Parents: We shouldn't need permission to opt kids out of tests like PARCC

  • Students at Marlowe Middle School in Lake in the Hills take the state's new standardized test.

      Students at Marlowe Middle School in Lake in the Hills take the state's new standardized test. Rick West | Staff Photographer

 
 
Updated 3/26/2015 8:26 AM

Parents flocked to the Capitol in Springfield Wednesday to urge lawmakers to pass legislation that would let parents decide whether their children take standardized tests.

Wednesday's events come just a week after hundreds of suburban high school students boycotted the Partnership for Assessment of Readiness for College and Career test.

                                                                                                                                                                                                                       
 

Wheaton resident Cedra Crenshaw has four kids, three of whom are school age. Crenshaw says her son is several years behind grade level and should be receiving extra instruction, not taking tests.

"I never thought I would have to tell my daughter to defy her teacher," Crenshaw said. "And next week I'll have to make sure my 13-year-old son, who has autism and severe cognitive deficiency, refuses his test."

State Superintendent Chris Koch says children shouldn't boycott the test. If children don't take the tests, districts will not know how its students are performing.

"As we have previously stated, there is no opt out allowed under either state or federal law," Koch wrote in a weekly message Monday. The Illinois State Board of Education "does not believe that allowing opt outs is a good policy for our students."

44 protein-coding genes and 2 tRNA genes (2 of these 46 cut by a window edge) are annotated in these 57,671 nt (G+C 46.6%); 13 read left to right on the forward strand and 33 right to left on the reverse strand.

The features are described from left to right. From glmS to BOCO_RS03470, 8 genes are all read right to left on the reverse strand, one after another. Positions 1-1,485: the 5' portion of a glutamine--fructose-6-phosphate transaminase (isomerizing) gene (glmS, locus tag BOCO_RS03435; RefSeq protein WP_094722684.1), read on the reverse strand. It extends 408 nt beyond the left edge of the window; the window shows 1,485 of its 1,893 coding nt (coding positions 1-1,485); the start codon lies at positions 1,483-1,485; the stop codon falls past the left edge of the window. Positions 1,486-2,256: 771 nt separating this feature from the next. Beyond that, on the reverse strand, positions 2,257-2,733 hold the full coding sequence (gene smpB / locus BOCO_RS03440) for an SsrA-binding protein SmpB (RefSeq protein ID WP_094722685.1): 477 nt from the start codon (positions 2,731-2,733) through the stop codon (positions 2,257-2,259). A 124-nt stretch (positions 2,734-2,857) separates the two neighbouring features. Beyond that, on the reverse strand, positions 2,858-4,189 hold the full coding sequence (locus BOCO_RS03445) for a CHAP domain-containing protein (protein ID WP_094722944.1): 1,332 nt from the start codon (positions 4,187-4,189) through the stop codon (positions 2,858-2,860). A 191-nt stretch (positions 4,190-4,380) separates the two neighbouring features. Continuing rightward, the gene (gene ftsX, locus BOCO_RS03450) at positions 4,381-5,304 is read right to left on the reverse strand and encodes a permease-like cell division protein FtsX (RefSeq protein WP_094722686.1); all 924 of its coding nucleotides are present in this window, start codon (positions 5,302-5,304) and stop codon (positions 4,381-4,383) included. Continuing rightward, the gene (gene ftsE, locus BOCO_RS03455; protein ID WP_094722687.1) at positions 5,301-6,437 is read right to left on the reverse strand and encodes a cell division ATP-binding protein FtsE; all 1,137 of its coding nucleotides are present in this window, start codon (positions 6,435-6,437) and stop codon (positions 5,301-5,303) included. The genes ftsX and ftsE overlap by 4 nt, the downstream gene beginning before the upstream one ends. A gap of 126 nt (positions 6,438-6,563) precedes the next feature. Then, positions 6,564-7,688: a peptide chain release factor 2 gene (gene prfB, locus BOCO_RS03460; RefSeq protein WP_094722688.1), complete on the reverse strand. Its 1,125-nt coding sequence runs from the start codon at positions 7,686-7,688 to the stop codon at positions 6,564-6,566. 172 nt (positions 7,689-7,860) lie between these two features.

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There has been widespread discussion throughout the state regarding the PARCC test as many parents argue their children shouldn't be subjected to additional standardized tests.

While parents aren't given the right to keep their children from taking the test, the Illinois State Board of Education recognizes students might refuse to take the exam once it's presented to them.

Parents say that when students do opt out of the test, which is based on the Common Core state standards curriculum, they're often told to sit quietly without reading or participating in other activities.

State Rep. Scott Drury, a Highwood Democrat, Wednesday asked the state to reconsider its administering of the PARCC test. Drury wants the state to review alternatives to the test he says has encountered computer glitches.

                                                                                                                                                                                                                       
 

"Given the numerous and serious concerns surrounding the PARCC exam and its failure to properly function, the Board of Education owes it to the public to determine whether it truly is the best exam to evaluate our children's educational progress or whether better alternatives exist," Drury said.

Supporters like Crenshaw say putting the right to opt out of standardized tests into parents' hands will relieve the pressure students often feel when they have to tell their teachers they refuse to take the tests.

Hundreds of students at Rolling Meadows High School refused the test last week, along with another group at Hersey High School in Arlington Heights and a smaller number of students at Buffalo Grove and Prospect high schools.

Other nearby high schools reported testing compliance near 100 percent.

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